IATP's Jim Kleinschmit was recently interviewed by ARC2020, a multi-stakeholder platform, of over 150 organisations within 22 EU Member States working for reform the EU’s Common Agricultural Policy (CAP). They asked about his work, and the links between the U.S. Farm Bill and the CAP. Learn more about ARC2020 at www.arc2020.eu or read the interview below:
Last month, we received a visit from Jim Kleinschmit, Rural Communities Program Director at the Institute of Agriculture and Trade Policy, USA. We took the opportunity to ask him about his work, his organisation and the links between the US Farm Bill and Europe’s Common Agricultural Policy…
1. Can you tell us how you came to be involved in your work and what are the strongest images and/or influences that have been accompanying you?
I was fortunate to be raised on a farm in Northeast Nebraska by parents involved in the U.S. family farm and sustainable agriculture movement. Over the last twenty five years, my family has transitioned our farm from conventional dairy, livestock and crop production to organic crop and grass-fed beef production. Throughout our childhood and even today, my parents instilled in me and my siblings the importance of farming in society, the responsibility farmers have to protect and enhance soil and other natural resources, and the fact that our current farm policies are not working for farmers, the environment or society.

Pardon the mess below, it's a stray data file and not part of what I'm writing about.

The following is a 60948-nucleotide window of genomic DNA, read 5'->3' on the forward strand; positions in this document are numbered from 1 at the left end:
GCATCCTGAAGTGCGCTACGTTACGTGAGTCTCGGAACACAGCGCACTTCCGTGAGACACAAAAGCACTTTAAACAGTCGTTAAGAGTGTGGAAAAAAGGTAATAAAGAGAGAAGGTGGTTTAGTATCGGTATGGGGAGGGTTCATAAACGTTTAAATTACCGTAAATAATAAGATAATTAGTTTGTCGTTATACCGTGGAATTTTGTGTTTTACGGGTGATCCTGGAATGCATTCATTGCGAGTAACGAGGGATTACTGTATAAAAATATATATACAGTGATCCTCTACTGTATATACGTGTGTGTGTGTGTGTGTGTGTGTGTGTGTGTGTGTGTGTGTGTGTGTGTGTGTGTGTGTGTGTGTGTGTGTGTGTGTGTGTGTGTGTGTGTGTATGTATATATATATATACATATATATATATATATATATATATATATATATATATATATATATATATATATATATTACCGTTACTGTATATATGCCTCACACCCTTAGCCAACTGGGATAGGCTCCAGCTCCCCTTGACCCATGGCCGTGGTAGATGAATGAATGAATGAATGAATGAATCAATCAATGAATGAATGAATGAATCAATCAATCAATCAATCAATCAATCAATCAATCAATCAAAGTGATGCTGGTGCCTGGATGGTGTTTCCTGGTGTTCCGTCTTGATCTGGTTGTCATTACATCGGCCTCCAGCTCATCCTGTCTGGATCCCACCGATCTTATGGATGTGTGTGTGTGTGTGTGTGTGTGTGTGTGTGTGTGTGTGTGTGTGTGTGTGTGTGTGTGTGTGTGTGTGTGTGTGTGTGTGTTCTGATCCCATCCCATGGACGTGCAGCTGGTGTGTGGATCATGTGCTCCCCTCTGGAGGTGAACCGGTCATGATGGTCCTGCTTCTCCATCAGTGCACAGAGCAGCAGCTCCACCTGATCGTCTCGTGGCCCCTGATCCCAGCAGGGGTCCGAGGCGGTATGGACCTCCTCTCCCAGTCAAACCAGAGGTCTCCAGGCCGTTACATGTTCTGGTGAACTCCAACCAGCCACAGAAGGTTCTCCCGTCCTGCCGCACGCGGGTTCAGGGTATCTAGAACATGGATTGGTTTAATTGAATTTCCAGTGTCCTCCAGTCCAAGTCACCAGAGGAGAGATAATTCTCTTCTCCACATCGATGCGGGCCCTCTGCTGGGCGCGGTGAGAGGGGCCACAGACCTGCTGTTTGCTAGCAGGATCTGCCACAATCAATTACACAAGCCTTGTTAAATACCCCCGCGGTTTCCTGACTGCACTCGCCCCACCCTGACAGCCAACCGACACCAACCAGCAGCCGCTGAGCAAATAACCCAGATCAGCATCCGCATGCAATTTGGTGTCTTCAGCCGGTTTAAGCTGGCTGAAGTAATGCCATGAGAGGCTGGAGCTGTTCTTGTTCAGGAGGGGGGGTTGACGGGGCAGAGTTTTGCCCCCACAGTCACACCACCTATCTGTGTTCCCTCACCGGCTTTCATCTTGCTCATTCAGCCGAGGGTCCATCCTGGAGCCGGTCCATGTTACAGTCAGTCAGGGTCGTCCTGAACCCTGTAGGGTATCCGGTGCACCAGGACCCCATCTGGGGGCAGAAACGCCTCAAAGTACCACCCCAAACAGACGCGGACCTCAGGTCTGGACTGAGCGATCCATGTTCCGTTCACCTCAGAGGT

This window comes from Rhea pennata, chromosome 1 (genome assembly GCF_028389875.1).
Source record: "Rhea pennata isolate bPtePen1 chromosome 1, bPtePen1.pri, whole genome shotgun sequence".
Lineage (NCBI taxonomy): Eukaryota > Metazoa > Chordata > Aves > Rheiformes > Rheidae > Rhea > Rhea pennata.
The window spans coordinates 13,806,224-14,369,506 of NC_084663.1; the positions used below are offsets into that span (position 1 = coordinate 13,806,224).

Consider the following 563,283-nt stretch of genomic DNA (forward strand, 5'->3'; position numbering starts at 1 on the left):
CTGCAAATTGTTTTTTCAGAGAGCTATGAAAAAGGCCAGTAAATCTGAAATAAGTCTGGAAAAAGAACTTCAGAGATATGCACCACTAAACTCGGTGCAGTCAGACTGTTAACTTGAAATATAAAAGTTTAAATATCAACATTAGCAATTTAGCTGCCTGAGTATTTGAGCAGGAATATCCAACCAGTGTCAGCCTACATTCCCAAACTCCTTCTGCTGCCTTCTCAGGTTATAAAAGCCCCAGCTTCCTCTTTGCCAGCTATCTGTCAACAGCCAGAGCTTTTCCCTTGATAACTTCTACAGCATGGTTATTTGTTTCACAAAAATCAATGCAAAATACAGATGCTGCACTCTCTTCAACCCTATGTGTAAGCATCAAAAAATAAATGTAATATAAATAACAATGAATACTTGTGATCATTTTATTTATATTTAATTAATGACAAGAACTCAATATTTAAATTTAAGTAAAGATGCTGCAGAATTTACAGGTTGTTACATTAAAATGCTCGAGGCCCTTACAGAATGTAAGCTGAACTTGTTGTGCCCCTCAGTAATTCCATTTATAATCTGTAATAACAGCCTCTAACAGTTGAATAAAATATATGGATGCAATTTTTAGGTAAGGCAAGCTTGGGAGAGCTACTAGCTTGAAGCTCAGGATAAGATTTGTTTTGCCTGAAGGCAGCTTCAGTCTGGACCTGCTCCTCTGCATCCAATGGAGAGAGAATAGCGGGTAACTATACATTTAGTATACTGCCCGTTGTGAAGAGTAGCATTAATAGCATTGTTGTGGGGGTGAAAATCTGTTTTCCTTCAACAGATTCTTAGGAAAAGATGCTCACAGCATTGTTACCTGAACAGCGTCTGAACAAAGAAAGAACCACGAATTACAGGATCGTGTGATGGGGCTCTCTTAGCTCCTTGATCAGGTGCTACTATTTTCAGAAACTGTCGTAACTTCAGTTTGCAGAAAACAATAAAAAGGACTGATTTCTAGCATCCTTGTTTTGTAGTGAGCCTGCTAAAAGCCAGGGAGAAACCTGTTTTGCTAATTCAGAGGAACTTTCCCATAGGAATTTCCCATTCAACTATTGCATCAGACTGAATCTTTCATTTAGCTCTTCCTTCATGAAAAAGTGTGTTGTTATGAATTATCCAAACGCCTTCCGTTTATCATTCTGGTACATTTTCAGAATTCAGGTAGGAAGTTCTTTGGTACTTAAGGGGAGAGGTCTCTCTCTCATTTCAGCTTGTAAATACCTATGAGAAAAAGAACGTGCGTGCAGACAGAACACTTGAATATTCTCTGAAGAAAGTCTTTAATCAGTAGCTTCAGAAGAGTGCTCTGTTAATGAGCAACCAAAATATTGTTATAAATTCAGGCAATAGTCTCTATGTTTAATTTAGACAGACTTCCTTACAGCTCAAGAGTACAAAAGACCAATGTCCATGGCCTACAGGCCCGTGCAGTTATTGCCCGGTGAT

Earlier this week, The Guardian reported on a study that looked at rising sea levels from a new angle. The study found that efforts to meet increasing freshwater demand by harnessing “fossil” groundwater [groundwater that cannot be replenished for millennia under current climate conditions] contributes more to rising sea levels than melting glaciers. Since there it cannot be replenished, tapping groundwater results in land subsidence (downward-shifting of ground surface) and a one-way transfer of water into the oceans. Researchers involved concluded that the deep tube-well drilling for water has contributed to sea level increases by an average of a millimeter every year since 1961. Neither the climate community nor the water community had paid attention to this aspect of tube-well drilling before.
IATP’s Steve Suppan is in Bonn, Germany blogging from the United Nations Framework Convention on Climate Change (UNFCCC) negotiations.